Jared and I continue to work our way down our inventory of tourist activities, and I am happy to report that we have successfully explored Changdeokgung Palace and marked it off the list. We had first visited Gyeongbokgung Palace; though we were intrigued by our first Korean palace, we were disappointed to learn that much of what we saw was not the original structure. Changdeokgung has suffered a similar destructive history, but we were armed with our prior knowledge, we were better able to accept this.
King Taejong ordered Changdeokgung to be built in 1405, even though Gyeongbokgung Palace was the established residence and political center. The King gave the reason that the Gyeongbokgung’s geographical features lacked certain qualities and were not favorable. However, as this king had his half-brothers and others killed at the palace in order to seize power, he may have had reasons other than topography for wanting new digs. Regardless of his reasoning, the harmonious landscaping at Changdeokgung is stunning and easily makes it a better place to visit than Gyeongbokgung. The palace is placed in the foothills of the mountains (though still in Seoul) and the roof lines mimic the slopes of the mountains in the distance.
Changdeokgung did not suffer as much damage as the other palaces during the Japanese invasion (1592-1598), and it served as the principal palace for the dynasty for 270 years. Parts of the palace were destroyed during the Japanese occupation (1910-1945), and reconstruction continues to this day. The buildings’ structure and paint scheme is very similar to what we saw at Gyeonbokgung. In fact, even looking at my own pictures of the architecture, I cannot tell a difference between the two places. Therefore, Jared and I did not spend as much time examining these aspects of the palace. Two interesting facts that stuck with me: Bangja Lee, the wife of the last crowned prince resided in one section of the palace until 1989 and Geumcheongyo, built in 1411, is the oldest stone bridge remaining in Seoul.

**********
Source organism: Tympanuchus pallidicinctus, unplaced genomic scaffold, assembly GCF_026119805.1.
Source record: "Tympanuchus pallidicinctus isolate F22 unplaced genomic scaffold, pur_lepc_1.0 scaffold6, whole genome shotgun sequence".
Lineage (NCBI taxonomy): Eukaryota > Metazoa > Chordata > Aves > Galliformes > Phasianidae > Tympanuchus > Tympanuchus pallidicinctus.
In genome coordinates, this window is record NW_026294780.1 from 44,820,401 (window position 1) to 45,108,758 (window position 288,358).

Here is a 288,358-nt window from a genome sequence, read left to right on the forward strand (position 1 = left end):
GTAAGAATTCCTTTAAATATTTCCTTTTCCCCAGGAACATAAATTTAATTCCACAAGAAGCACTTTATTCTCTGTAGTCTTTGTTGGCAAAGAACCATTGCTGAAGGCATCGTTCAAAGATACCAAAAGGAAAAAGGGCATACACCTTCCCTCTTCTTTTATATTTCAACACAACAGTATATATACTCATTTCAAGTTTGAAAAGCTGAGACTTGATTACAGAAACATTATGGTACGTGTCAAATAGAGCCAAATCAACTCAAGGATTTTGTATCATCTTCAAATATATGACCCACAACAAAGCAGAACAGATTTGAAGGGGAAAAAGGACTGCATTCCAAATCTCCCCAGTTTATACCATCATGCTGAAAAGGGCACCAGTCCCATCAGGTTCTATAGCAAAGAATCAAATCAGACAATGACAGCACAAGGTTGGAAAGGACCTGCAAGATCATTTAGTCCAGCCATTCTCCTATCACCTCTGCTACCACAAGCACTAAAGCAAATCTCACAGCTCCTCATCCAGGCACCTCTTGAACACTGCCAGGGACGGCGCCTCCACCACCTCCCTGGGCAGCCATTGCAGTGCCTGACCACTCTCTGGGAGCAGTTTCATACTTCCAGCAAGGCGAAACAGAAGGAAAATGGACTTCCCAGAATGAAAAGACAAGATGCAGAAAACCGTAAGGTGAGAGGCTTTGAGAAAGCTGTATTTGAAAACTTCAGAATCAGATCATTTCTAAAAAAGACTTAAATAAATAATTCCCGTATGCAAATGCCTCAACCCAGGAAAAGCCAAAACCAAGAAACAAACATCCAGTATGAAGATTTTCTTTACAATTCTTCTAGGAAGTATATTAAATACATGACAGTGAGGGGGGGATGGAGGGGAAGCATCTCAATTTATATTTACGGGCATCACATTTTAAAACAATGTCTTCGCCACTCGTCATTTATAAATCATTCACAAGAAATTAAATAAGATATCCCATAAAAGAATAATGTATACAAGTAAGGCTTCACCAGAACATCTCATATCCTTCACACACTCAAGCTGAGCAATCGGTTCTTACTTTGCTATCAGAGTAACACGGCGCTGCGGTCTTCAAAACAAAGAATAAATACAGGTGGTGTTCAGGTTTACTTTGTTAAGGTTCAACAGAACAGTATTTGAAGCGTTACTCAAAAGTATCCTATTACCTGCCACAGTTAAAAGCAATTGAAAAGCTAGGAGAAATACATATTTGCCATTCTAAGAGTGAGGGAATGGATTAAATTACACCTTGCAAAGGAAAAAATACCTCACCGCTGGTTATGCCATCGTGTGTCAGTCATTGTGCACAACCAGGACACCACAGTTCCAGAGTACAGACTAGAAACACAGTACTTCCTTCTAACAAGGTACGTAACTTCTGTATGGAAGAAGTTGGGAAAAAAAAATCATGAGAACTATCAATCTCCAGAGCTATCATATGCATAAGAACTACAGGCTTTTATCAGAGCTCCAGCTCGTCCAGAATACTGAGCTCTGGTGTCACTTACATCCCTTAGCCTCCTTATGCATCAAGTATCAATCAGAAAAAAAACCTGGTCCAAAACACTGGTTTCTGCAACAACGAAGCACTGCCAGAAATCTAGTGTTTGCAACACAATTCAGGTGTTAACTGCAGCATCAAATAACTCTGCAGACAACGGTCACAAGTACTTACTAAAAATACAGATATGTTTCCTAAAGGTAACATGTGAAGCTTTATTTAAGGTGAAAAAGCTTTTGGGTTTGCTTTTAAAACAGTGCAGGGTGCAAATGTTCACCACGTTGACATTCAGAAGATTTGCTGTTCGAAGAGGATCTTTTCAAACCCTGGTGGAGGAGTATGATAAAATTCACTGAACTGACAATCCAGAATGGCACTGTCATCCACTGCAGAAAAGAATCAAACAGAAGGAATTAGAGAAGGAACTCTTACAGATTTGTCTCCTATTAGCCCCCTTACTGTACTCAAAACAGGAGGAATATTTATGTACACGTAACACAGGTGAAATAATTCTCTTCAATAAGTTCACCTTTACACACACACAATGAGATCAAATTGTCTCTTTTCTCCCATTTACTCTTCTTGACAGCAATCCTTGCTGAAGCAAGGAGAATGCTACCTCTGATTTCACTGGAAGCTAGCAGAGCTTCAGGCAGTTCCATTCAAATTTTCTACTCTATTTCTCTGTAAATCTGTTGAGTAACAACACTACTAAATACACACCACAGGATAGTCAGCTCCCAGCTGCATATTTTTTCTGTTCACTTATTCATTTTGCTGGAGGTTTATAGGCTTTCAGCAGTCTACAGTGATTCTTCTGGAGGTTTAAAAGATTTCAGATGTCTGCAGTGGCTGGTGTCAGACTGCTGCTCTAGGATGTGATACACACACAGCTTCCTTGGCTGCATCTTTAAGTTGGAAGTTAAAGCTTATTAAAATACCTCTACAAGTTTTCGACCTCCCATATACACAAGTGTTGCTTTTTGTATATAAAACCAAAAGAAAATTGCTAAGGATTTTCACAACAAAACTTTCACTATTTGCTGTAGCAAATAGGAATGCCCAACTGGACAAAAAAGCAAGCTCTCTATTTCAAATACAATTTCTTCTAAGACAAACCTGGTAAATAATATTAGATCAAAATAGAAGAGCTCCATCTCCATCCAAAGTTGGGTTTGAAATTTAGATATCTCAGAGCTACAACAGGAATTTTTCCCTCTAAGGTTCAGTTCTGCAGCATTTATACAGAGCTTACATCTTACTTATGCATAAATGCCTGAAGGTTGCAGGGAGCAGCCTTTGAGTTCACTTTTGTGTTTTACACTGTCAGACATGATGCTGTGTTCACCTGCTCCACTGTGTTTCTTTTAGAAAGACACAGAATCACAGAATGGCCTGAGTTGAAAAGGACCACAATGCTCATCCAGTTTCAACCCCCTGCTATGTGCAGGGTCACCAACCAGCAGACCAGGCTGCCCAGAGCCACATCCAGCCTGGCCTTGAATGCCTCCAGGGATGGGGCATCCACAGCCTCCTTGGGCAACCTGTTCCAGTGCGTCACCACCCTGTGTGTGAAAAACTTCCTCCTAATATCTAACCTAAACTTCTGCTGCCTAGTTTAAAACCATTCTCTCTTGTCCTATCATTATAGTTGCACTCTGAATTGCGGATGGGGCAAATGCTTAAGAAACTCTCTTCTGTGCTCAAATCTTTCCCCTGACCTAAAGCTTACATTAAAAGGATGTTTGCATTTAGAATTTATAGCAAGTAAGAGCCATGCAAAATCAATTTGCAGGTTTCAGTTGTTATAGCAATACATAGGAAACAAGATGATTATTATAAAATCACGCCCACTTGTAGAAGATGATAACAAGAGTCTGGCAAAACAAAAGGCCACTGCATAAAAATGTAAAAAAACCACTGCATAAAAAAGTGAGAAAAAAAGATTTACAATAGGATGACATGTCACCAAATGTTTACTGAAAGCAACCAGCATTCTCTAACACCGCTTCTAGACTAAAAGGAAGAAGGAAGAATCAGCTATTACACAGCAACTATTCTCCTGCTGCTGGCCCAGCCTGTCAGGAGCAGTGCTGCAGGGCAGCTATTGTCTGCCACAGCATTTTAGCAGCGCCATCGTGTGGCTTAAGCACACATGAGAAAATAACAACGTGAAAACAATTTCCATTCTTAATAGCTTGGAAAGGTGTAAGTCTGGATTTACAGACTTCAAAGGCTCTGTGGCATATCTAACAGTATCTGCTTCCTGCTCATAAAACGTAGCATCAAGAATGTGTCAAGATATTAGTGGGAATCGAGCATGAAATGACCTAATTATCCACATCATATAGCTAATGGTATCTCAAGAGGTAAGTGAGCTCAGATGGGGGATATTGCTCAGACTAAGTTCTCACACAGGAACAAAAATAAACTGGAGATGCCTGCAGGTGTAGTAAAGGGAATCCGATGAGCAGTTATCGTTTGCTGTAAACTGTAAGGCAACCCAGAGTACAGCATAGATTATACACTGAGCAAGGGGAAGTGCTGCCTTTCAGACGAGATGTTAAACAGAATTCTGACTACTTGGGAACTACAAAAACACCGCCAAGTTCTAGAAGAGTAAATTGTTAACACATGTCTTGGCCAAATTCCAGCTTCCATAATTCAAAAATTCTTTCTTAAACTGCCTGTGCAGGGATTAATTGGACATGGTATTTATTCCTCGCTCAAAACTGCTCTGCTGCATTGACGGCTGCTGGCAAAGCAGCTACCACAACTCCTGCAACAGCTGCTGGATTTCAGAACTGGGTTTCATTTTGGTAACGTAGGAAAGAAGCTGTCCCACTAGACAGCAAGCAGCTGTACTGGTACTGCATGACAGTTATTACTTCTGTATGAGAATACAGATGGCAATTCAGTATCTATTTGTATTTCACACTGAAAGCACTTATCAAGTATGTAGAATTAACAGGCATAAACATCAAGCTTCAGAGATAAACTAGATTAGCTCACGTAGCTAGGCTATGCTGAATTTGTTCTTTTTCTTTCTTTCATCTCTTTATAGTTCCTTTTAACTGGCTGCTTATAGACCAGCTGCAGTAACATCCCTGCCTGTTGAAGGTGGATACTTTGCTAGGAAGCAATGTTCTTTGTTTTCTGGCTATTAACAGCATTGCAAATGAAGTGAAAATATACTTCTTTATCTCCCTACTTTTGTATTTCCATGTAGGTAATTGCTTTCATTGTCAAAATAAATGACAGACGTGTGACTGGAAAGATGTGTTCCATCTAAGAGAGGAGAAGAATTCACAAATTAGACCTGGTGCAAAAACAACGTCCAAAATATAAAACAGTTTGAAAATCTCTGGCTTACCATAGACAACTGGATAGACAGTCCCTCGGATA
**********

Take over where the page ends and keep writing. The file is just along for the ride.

The best part of the palace is the Huwon Garden, also known as the Forbidden Garden or Secret Garden, a 78 acre hideaway located at the rear of the palace buildings. You have to pay an additional entrance fee for the garden (₩3,000 for the palace and another ₩5,000 for the garden), but it is well worth the price. While you may self tour the palace area, each garden visitor is required to join a 90 minute guided tour. The day we went the English and Korean tours were already sold out, so we joined the Japanese tour. Our tour guide spoke very softly and made wide, sweeping gestures. I’m actually very happy that we couldn’t understand a thing she said; if she had been speaking English, I may have felt obligated to listen. Instead, it was very easy to ignore her and wander away from the group to soak in our surroundings.
The Secret Garden was an exclusive retreat for the royal family. It was designed to blend with the natural landscaping, and manmade additions were kept at a minimum. Therefore, the garden has natural hills, forests, and a small stream. It is a beautiful oasis; once you are in the trees all the of city noise instantly vanishes. We followed a shady path from one scenic spot to another. We saw a few buildings within the garden, but all blended quietly with their surroundings. One rather large building overlooked a pond, and I later learned that it housed the royal libraries. There were also some pavilions and halls that were used for various ceremonies over the years. My favorite places were the few ponds that small gazebos overlooking the water; they were very serene, romantic places.
I am still learning with my new camera, and some days I am more successful with my pictures than others. I enjoyed the garden because it was the perfect place to play around with different settings and angles. Jared had his camera with him as well, and it was much more enjoyable for us to wander around taking pictures than to learn about the history. Flowers, ponds, gazebos; these pictures don’t do justice to the beauty of this garden!
We have now visited two of the five palaces within Seoul. Out of those two, Gyeonbokgung and Changdeokgung, I recommend visiting the latter. The buildings, to me, seem the same, but with Changdeokgung you can visit the Secret Garden. In the weeks leading up to our Changdeokgung visit we had spent a lot of time in the city; though we love exploring an urban area, I hadn’t realized how much I missed trees until I was in that garden. It made my little soul smile. I think we will even return there in the fall to see the autumn colors reflected in the ponds, or perhaps in the winter with snow on the ground?